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Through all of the improvements you’ve made to your home, perhaps none puts the finishing touch on things like a fence. Both stylish and functional, a fence defines your property, and with the multitude of styles and materials on the market, the fence can take on a look that suits your home’s aesthetic.

House & Home spoke with some of the region’s experts about the advances in fencing design and durability, and how they help homeowners make the best choice for their taste and budget.

When homeowners choose to invest in a fence, the reasons are quite common. According to Daniel Catalano, manager at National Fence Systems, these reasons include looks and privacy. “Today’s fence market offers a wide variety of beautiful styles and materials, which increases the aesthetics of the home and privatizes the property, which adds value,” he says.

It’s true most families want to keep their neighbors from snooping on their summer barbecues, making a 6-foot fence a practical addition to a yard. But there can also be a safety aspect.

“Many people want security for their dog and children, and those with a pool have to think about code enforcement,” says Chris Demato, owner of Rock Bottom Landscaping & Fencing.

Anyone with a pool in their backyard must have a fence that meets the minimum height requirement, usually 4 feet around an inground pool and 2 feet on the top of an above ground pool (check with your state and municipality for specifics). This is necessary not just for your own children, but for those in the neighborhood who could possibly wander into the yard and enter the pool unattended.

Once the reasons are worked out between the fencing company and the homeowner, there are other details to discuss before work can begin. “We will ask if they have a particular style [of fence] in mind,” says Demato. “We also want to know the long-term vision for their property. We want to make sure we don’t install a fence that doesn’t meet pool code if they intend on installing a pool three years down the road. This long-term vision is very important in regards to what we would advise in terms of styles.”

John DiGianivittorio Jr., operations manager at American Discount Fence, says goals and budget determine the fence. “Privacy would often rule out an aluminum fence and chain link fence,” he says. “Cost plays a big part as well. The fancier the fence design and style, the more cost will be added. The nice thing about the fence industry is there are many types and styles to accommodate the homeowners’ wants, needs and budget.”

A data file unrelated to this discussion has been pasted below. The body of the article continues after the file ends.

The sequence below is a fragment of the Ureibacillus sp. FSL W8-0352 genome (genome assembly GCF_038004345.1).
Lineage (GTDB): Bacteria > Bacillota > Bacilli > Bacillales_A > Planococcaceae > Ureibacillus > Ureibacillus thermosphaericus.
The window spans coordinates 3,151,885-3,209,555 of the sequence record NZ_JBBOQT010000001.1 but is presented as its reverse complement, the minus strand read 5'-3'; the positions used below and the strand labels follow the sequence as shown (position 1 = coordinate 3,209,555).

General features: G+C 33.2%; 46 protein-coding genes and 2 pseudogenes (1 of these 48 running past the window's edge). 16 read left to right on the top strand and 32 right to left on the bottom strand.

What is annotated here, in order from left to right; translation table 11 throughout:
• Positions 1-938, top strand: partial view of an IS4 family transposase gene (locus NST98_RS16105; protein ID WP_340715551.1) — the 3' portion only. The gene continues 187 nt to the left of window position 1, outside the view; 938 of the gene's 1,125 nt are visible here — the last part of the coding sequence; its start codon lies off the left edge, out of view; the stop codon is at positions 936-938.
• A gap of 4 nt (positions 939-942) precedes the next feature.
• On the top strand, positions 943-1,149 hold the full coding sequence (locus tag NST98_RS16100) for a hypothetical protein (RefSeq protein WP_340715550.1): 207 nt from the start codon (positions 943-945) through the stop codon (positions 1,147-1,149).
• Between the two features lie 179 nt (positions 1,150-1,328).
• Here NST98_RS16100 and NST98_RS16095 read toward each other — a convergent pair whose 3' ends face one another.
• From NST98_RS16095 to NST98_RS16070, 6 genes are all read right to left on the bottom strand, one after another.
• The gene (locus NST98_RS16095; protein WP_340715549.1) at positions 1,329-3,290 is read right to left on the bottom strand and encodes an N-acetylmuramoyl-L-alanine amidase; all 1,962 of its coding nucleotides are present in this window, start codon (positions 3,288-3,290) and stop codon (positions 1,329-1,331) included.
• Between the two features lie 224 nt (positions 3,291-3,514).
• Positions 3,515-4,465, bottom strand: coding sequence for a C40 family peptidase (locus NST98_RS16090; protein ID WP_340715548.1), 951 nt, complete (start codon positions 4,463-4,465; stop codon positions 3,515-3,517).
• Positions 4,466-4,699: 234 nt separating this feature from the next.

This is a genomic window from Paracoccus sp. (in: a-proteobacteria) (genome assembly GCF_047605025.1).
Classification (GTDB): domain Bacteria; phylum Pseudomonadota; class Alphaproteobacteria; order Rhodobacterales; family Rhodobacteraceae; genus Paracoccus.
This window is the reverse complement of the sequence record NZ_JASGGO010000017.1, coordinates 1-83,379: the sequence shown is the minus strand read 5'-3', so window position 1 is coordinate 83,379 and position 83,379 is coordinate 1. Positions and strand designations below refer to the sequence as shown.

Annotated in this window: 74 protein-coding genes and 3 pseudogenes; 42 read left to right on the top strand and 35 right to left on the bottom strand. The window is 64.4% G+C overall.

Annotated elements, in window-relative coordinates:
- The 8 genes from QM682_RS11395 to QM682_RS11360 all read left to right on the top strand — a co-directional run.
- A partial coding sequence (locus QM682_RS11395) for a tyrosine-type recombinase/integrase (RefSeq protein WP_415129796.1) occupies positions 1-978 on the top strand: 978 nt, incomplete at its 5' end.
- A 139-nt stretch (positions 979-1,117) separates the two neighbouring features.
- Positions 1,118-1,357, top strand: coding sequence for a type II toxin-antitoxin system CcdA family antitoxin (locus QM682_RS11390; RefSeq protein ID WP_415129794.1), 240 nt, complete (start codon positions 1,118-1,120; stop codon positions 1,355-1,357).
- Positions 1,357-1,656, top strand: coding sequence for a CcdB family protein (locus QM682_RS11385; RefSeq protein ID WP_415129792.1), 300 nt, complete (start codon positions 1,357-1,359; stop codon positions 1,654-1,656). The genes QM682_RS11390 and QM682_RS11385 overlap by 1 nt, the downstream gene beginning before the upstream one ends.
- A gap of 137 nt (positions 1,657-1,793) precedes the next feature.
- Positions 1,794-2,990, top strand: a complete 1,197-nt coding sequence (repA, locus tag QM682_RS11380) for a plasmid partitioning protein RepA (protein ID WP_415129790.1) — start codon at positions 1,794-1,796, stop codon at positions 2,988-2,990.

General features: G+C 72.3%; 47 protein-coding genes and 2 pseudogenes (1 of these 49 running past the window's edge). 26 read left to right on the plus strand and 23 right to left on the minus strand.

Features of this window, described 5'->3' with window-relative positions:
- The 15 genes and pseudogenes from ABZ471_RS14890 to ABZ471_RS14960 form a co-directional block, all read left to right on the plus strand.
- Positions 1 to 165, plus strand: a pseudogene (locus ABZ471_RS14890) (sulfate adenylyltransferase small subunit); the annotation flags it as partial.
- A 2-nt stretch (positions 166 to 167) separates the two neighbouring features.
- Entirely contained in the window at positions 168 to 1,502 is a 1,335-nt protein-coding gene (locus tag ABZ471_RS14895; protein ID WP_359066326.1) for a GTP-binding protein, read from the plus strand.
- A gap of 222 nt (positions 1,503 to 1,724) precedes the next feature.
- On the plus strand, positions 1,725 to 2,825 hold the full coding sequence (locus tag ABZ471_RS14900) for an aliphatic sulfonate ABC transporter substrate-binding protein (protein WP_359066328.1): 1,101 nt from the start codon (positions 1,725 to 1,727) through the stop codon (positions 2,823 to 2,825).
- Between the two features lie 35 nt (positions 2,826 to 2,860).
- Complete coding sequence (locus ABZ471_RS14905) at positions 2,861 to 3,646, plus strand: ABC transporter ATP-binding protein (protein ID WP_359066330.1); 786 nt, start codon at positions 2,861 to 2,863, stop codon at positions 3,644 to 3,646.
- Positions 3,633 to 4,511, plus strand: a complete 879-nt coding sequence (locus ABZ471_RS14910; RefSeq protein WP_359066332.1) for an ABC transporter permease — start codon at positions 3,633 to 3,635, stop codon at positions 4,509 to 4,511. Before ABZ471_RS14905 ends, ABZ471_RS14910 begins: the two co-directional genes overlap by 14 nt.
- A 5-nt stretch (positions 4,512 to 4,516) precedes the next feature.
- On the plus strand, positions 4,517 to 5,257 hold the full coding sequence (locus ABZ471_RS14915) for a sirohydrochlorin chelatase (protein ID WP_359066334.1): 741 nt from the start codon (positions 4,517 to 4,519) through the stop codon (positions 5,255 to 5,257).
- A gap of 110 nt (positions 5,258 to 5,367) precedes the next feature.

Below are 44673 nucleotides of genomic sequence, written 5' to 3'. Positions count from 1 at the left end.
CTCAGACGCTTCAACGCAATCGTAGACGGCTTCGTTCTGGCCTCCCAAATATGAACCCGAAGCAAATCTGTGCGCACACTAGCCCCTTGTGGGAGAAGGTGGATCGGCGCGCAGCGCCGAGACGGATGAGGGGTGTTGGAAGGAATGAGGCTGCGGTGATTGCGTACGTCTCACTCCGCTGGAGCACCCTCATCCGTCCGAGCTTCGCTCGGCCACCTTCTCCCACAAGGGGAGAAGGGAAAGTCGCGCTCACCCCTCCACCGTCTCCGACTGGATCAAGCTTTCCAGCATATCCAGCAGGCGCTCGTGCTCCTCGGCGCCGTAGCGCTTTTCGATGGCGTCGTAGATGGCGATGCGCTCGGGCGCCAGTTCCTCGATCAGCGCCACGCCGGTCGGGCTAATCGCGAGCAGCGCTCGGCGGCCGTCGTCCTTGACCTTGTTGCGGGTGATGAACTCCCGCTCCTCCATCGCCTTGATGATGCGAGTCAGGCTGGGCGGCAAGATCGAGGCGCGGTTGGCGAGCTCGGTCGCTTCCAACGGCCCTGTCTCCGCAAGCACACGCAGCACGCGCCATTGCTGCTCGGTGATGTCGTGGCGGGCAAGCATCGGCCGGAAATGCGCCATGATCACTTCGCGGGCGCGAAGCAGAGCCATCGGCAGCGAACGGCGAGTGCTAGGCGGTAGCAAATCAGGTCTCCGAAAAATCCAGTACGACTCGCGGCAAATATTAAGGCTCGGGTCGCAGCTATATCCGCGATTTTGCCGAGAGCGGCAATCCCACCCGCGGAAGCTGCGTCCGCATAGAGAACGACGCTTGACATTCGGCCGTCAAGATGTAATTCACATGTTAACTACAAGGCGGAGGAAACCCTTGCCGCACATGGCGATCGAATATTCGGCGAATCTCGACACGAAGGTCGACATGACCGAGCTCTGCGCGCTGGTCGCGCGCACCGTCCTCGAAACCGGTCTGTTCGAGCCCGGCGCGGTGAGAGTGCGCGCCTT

Deciding which is right comes down to what each material can achieve.

For starters, most of our fencing experts pointed to white vinyl as the material of choice lately. “For our business, the most commonly sold [fence] would be the 6-foot high, solid white vinyl privacy fence,” says DiGianivittorio. “It is maintenance free and adds protection and security for children and pets.”

Demato echoes this trend. “The low maintenance as well as lifetime warranty given on these products from the manufacturers is certainly one reason [for the trend],” he says. “I also think the clean look and contemporary styles offered in vinyl are others.”

But homeowners aren’t limited to just white vinyl. “Colors are a big thing now,” says Tom Dadazzio, general manager at FenceUSA. “We stock five colors of vinyl [like tan or gray], which can be interchangeable to create a unique look.”

The newest option on the market, however, is wood grain vinyl, says Carl Delpizzo Jr., vice president of sales and marketing for Carl’s Fencing, Decking & Exteriors. “It has the privacy and look of wood, but the longevity of vinyl,” he says.

Professionals recommend minimal maintenance on vinyl, such as wiping it clean if mold or mildew were to occur in a wooded area.

A close second in popularity is aluminum fencing. While not the choice for privacy, Delpizzo says it’s the nicest type on the market. “Black or bronze aluminum is the sharpest looking, and it’s durable,” he says. “It’s a nice way to decorate the yard.”